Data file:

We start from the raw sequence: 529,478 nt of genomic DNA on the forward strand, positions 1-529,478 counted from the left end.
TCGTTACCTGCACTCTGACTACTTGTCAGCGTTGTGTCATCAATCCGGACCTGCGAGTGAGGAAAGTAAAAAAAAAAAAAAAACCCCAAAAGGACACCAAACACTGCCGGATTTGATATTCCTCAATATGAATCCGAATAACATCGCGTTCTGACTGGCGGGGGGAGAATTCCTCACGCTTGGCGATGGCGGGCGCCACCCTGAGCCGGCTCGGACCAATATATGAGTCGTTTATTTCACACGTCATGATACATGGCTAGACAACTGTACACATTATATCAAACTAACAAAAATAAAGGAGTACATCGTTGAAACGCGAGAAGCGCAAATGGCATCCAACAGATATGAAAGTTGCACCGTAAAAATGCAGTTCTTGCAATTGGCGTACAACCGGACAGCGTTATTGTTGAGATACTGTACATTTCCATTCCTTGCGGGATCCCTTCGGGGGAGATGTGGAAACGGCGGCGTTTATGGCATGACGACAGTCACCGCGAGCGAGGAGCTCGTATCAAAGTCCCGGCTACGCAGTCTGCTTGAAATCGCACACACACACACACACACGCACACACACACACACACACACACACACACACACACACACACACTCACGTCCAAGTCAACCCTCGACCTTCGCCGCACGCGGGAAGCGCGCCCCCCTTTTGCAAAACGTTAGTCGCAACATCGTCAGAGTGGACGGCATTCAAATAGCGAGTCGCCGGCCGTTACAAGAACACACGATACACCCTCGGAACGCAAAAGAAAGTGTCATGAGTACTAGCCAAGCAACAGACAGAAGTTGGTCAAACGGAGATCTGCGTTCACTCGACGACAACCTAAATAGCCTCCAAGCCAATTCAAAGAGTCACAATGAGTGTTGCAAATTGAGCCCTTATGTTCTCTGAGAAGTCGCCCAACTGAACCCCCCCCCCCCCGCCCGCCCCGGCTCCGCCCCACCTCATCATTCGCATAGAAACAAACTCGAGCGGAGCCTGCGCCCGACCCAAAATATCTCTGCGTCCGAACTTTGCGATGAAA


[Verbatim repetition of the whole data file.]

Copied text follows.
We start from the raw sequence: 529,478 nt of genomic DNA on the forward strand, positions 1-529,478 counted from the left end.
TCGTTACCTGCACTCTGACTACTTGTCAGCGTTGTGTCATCAATCCGGACCTGCGAGTGAGGAAAGTAAAAAAAAAAAAAAAACCCCAAAAGGACACCAAACACTGCCGGATTTGATATTCCTCAATATGAATCCGAATAACATCGCGTTCTGACTGGCGGGGGGAGAATTCCTCACGCTTGGCGATGGCGGGCGCCACCCTGAGCCGGCTCGGACCAATATATGAGTCGTTTATTTCACACGTCATGATACATGGCTAGACAACTGTACACATTATATCAAACTAACAAAAATAAAGGAGTACATCGTTGAAACGCGAGAAGCGCAAATGGCATCCAACAGATATGAAAGTTGCACCGTAAAAATGCAGTTCTTGCAATTGGCGTACAACCGGACAGCGTTATTGTTGAGATACTGTACATTTCCATTCCTTGCGGGATCCCTTCGGGGGAGATGTGGAAACGGCGGCGTTTATGGCATGACGACAGTCACCGCGAGCGAGGAGCTCGTATCAAAGTCCCGGCTACGCAGTCTGCTTGAAATCGCACACACACACACACACACGCACACACACACACACACACACACACACACACACACACACACACTCACGTCCAAGTCAACCCTCGACCTTCGCCGCACGCGGGAAGCGCGCCCCCCTTTTGCAAAACGTTAGTCGCAACATCGTCAGAGTGGACGGCATTCAAATAGCGAGTCGCCGGCCGTTACAAGAACACACGATACACCCTCGGAACGCAAAAGAAAGTGTCATGAGTACTAGCCAAGCAACAGACAGAAGTTGGTCAAACGGAGATCTGCGTTCACTCGACGACAACCTAAATAGCCTCCAAGCCAATTCAAAGAGTCACAATGAGTGTTGCAAATTGAGCCCTTATGTTCTCTGAGAAGTCGCCCAACTGAACCCCCCCCCCCCCGCCCGCCCCGGCTCCGCCCCACCTCATCATTCGCATAGAAACAAACTCGAGCGGAGCCTGCGCCCGACCCAAAATATCTCTGCGTCCGAACTTTGCGATGAAA